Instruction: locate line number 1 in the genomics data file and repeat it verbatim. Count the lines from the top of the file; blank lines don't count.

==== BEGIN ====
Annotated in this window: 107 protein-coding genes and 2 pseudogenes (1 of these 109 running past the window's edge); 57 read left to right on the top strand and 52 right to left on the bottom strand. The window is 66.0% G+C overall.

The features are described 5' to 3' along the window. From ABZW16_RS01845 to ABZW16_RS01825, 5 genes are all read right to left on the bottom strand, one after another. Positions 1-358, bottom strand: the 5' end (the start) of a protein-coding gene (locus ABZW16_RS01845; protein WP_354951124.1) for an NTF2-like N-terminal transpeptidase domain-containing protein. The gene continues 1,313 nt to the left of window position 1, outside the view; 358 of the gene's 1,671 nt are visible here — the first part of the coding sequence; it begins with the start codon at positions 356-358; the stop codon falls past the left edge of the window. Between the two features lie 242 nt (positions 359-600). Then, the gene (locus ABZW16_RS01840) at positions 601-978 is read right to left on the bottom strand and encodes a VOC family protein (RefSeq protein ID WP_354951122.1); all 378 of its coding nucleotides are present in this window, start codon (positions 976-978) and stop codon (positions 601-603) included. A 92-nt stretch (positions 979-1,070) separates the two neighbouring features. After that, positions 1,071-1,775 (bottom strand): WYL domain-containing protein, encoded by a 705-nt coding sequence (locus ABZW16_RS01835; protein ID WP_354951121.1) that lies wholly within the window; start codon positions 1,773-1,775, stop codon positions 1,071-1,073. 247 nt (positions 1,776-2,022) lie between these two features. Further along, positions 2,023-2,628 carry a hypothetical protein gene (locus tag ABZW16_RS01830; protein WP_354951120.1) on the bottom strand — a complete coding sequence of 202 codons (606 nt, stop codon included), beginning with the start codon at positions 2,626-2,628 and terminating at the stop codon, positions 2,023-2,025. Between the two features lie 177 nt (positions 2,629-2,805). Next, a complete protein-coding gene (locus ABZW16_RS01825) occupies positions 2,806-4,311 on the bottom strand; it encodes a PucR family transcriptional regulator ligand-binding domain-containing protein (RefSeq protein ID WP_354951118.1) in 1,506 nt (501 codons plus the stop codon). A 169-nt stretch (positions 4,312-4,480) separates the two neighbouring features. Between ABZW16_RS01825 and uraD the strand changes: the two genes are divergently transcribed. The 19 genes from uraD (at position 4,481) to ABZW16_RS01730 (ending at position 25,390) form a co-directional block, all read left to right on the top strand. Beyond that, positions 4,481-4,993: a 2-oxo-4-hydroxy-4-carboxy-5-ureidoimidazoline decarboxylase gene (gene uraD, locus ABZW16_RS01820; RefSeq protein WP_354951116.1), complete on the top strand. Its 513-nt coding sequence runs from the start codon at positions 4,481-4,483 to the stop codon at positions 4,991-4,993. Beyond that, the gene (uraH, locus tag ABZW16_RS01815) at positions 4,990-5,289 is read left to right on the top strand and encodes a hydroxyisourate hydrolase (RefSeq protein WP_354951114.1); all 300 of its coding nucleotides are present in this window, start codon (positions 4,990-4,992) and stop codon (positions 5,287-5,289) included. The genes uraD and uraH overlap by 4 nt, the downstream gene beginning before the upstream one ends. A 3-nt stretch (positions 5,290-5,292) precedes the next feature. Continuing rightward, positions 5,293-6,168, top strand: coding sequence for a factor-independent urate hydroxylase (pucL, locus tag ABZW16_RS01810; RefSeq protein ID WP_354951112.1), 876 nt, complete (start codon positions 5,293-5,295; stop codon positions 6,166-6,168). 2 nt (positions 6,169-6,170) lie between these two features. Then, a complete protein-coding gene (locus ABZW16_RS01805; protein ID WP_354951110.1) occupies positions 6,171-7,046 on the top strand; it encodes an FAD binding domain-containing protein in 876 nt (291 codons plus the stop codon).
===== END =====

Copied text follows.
Annotated in this window: 107 protein-coding genes and 2 pseudogenes (1 of these 109 running past the window's edge); 57 read left to right on the top strand and 52 right to left on the bottom strand. The window is 66.0% G+C overall.